In yet another alternative, the sweetener and flavoring could be combined as one input into the venturi, rather than separate inputs as shown in FIG. 1. In this embodiment, two sources of liquid would be employed for input to the venturi, one being the beverage base input adapted to connect to a source of beverage base such as a bag or the like, with the other one being a sweetened flavoring input adapted to connect to a sweetened flavoring in a container such as a bag. Of course, the other one could be just a flavoring or sweetener as well. This embodiment is shown in FIG. 6, wherein a venturi mixing device 15 is shown with a check valve 200. Water input to the venturi mixing device 15 is shown as 201, with the liquid beverage base being inputted at 203. The flavoring/sweetener source input is shown at 205, with the control device for each input line identified as 207. Although not shown, a source of the beverage base, e.g., a bag or other container, is in communication with input line 201 with a source of a flavoring, sweetener, or flavoring/sweetener combined in communication with input 205. The input lines 201 and 203 are shown going into a check valve 209. If so desired, each line could have its own check valve and own entry into the venturi mixing device 15, i.e., a multiple inlet venturi. The output 211 of the venturi mixing device 15 passes through dispensing valve 213 prior to filling a container such as a pitcher or the like.

In another aspect of the invention, other additives could be included in the beverage base, sweetener/flavoring, sweetener, or flavoring, such as vitamins, mineral supplements or the like. In addition, the beverage base could be coffee instead of tea or juice, or any other beverage base suitable for dilution with water.

Also, while pressure regulated water can be employed, a regulator may not be required if the water is coming from a source of known pressure, e.g., a tank of pressurized water. Alternatively, a device could be provided that allows for pressurization of water by a user at the dispenser system itself. For example, the device could be equipped with a pump mechanism that would pressurize enough water to fill a desired container. Once the water is pressurized, the pressurized water could then be employed as the motive force for mixing and dispensing of the beverage.

FIGS. 7–9 show another embodiment of the invention designated by the reference numeral 300 and which also utilizes a supporting structure. This supporting structure for the venturi mixing chamber, control devices etc. as described above is shown as 301. A dispensing tap is provided as 303. Since the details of the connections between the various components are described above, they are omitted for this embodiment. The structure or housing 301 has a chamber 305 adapted to receive a container 307 having the beverage base therein. While the container 307 is shown as a rigid container, it could be a flexible bag, as is used in boxes of wine. The container 307 has a fitment 309 which allows egress of fluid from the container 307. A complementary fitment 311 and hose designated as 312 connects the fitment 309 to an input 313 to the housing 301. Alternatively, the hose 311 can act as the input line and enter the housing for connection to the venture mixing device. Of course, any known connection can be employed to provide communication between the beverage base container 307 and venturi mixing device. Another input 315 is provided that would allow connection to another source of liquid, e.g., flavoring, sweetener, flavored sweetener or any other liquid that could be used with the base beverage.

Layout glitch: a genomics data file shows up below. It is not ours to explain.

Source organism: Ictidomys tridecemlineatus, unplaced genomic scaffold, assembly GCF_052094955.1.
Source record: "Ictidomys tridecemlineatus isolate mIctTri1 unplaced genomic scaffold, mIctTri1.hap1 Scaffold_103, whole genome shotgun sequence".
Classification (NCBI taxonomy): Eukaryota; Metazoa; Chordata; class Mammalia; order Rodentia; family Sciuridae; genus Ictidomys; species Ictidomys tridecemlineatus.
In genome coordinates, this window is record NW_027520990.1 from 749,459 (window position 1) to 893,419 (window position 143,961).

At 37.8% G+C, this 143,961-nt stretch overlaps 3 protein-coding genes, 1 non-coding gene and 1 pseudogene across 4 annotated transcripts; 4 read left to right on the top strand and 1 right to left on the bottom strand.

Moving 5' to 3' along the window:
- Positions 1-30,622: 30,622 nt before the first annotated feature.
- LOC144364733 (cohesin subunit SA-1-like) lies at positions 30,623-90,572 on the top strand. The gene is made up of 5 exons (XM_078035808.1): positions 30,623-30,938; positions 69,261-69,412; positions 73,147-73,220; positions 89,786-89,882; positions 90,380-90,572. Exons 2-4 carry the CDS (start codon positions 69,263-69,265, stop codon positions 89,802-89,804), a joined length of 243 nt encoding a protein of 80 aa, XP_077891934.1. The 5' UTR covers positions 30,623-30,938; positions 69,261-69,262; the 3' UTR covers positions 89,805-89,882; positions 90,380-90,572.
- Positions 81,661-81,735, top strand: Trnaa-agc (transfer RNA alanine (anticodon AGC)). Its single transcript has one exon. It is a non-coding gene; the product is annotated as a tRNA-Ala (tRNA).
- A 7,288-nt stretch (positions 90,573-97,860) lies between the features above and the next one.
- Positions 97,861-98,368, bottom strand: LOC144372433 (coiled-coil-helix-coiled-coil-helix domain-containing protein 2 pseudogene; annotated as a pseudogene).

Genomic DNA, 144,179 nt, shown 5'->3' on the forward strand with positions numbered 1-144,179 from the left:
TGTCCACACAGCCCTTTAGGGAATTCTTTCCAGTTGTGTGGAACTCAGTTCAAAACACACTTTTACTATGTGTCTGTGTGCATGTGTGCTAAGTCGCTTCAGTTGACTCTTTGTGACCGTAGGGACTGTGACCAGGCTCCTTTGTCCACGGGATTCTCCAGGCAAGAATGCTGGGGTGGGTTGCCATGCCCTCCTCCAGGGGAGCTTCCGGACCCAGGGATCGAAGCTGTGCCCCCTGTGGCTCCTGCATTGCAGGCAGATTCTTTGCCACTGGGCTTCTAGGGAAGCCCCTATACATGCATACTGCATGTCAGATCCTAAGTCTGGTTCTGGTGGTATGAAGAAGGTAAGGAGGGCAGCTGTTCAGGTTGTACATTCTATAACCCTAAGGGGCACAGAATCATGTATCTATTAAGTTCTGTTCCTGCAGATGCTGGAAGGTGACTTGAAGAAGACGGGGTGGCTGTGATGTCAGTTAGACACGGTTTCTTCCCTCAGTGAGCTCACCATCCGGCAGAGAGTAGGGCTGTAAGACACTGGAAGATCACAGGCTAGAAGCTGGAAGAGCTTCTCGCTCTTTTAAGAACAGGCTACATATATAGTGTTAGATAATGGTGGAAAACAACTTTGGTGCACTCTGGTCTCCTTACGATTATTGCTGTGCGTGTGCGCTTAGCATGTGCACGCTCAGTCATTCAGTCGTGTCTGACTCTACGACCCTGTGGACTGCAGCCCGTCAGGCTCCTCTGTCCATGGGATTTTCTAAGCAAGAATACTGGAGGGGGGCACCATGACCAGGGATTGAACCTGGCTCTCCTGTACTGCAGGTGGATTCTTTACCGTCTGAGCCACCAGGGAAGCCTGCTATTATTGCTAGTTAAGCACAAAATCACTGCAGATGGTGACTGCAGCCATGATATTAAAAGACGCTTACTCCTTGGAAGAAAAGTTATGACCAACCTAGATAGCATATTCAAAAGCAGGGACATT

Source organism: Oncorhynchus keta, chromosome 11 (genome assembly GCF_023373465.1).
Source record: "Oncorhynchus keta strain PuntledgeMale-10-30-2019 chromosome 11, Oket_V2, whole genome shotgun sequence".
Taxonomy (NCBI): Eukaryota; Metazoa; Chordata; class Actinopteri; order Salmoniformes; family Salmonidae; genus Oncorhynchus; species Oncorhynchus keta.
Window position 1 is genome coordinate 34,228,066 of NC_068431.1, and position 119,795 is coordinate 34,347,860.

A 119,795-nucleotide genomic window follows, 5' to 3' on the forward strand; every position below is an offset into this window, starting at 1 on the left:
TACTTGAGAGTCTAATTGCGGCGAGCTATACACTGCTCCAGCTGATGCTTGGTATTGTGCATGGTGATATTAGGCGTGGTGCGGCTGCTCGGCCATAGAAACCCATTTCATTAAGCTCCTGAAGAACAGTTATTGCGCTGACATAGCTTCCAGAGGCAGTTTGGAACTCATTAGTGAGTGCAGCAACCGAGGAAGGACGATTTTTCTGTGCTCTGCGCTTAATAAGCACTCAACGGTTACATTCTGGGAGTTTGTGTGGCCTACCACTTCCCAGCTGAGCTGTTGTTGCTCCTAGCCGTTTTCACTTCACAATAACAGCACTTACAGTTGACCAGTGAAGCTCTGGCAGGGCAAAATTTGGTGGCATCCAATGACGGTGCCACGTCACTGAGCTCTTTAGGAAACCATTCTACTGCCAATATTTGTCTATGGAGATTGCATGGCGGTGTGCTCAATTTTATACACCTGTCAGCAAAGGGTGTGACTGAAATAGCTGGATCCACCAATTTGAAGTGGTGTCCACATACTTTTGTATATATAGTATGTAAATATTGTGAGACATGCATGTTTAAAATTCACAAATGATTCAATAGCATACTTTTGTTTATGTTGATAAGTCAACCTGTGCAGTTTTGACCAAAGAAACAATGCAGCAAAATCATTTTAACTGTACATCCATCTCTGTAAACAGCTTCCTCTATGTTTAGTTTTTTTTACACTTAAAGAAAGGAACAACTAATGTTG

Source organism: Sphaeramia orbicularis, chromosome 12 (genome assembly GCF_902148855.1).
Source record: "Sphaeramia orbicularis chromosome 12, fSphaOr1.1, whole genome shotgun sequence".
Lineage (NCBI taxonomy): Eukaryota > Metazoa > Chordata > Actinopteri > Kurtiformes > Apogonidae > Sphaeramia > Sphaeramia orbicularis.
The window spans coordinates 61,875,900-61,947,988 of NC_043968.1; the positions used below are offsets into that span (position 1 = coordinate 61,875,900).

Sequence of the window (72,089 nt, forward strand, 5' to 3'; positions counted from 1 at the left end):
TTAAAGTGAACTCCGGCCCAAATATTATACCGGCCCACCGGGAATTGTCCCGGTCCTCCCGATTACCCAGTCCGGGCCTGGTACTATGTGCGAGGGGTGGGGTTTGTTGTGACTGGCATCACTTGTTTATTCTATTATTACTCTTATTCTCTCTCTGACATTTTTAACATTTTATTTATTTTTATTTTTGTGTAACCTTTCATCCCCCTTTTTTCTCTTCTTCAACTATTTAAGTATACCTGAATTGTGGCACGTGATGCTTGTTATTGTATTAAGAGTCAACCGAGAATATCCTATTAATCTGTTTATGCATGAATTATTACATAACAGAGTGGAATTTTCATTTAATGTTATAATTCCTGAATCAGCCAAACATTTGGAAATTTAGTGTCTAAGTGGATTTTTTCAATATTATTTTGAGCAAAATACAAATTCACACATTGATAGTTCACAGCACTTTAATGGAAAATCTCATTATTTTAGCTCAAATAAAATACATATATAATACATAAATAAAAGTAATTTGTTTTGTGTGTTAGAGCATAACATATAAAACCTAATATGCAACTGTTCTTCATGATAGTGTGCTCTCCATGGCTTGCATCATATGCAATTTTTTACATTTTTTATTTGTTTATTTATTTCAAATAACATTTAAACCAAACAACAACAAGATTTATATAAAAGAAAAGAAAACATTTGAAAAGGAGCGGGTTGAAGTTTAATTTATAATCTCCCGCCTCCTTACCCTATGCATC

The chamber can be shaped to enhance the discharge of liquid from the container 307 if so desired. For example, when using a flexible bag, the housing can have curved or other-shaped surfaces to channel the fluid into the fitment 309.

A water input is designated as 317, which is supplied to the housing 301 via on/off valve 319. A check valve in conjunction with the water supply is also preferably used, although not shown. The water input travels through a line 321 in the base 323. The base 323 has a pair of legs 324 (one shown) that supports the housing 301 via a pivotal connection 325. This pivotal connection allows the housing to rotate as shown by arrow A, as described in more detail below. The water line 321 travels within the pivotal connection, which can be formed by making the housing 301 into two pieces. Referring to the schematic of FIG. 8, one half of the housing as segment 301 a is shown surrounding a shaft 327. The other half of the housing segment (not shown) connects with the other segment 301 a while surrounding the shaft 327. The housing segments can freely pivot on shaft 327 while the water line 321 passing through the stationary interior of the shaft 327 to supply the venturi mixing device 329 with water. Of course, the appropriate bearings or other structure can be implemented to facilitate the pivoting movement of the housing 301.